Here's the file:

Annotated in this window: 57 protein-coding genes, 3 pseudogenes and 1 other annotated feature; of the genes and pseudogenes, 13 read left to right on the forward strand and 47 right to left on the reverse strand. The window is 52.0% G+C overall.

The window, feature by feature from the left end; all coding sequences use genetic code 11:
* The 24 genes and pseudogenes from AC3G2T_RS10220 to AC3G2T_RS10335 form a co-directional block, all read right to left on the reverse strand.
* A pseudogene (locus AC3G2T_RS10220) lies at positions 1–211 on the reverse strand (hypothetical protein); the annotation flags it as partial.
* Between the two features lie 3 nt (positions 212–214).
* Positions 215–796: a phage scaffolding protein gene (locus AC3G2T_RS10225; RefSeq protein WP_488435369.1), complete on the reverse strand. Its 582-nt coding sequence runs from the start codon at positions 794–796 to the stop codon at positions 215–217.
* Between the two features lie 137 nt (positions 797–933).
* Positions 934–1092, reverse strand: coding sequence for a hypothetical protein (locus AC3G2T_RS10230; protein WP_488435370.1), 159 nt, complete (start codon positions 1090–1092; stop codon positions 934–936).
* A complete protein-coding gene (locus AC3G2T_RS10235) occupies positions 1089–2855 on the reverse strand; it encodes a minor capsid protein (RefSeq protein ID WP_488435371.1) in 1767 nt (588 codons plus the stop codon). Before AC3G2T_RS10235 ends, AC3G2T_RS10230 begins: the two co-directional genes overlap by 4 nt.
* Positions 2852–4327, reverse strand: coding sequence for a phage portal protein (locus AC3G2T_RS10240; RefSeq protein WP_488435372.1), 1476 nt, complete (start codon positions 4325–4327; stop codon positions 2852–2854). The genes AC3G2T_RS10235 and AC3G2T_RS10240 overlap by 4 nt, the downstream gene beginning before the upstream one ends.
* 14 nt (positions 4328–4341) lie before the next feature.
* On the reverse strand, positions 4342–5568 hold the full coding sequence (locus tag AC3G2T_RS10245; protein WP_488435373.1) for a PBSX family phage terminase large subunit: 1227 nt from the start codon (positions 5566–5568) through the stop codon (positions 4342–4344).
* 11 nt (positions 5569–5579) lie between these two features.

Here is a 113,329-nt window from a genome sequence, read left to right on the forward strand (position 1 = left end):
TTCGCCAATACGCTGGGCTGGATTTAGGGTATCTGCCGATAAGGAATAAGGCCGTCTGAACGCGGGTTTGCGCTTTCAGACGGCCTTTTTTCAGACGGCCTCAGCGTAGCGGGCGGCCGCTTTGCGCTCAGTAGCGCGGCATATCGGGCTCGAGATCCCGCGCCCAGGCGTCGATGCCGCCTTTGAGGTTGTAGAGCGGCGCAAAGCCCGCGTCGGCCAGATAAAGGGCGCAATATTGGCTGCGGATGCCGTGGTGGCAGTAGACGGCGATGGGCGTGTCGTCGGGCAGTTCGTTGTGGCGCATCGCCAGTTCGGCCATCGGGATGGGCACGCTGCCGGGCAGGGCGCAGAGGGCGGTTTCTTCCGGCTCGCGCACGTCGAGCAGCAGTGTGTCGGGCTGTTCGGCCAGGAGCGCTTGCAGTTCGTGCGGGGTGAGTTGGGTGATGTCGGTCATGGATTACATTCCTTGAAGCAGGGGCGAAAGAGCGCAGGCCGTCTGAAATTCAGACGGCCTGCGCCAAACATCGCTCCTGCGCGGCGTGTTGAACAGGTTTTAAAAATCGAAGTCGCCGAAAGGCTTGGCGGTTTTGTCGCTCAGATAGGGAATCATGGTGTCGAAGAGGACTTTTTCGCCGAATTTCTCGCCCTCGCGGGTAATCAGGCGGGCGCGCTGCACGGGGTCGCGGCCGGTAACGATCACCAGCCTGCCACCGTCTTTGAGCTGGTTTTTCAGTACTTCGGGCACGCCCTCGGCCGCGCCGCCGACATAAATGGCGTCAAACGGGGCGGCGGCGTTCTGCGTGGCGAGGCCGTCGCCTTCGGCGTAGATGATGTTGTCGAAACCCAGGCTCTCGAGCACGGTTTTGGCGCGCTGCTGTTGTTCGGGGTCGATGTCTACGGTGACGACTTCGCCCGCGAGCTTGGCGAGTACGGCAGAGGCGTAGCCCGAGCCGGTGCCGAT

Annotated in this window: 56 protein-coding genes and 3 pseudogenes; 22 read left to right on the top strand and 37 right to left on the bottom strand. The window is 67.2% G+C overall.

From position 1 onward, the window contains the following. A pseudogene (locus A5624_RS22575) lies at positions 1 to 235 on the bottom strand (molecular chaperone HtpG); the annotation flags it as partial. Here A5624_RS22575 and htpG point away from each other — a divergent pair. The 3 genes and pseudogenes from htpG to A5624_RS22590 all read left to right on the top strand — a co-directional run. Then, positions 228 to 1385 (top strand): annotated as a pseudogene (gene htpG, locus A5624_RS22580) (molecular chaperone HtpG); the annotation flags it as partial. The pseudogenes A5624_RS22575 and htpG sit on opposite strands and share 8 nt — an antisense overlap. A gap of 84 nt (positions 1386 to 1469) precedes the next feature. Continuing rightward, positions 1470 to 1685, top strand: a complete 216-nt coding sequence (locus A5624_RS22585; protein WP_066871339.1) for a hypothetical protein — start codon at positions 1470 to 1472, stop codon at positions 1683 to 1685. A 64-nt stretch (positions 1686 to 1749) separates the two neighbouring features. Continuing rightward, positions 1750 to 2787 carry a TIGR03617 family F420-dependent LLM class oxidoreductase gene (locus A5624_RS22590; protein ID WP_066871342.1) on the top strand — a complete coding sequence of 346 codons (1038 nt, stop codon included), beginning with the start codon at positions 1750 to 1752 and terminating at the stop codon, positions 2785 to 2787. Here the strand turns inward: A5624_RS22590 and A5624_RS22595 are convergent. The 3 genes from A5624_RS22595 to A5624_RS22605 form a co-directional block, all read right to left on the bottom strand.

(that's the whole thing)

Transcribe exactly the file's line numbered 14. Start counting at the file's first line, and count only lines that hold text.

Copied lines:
Here is a 113,329-nt window from a genome sequence, read left to right on the forward strand (position 1 = left end):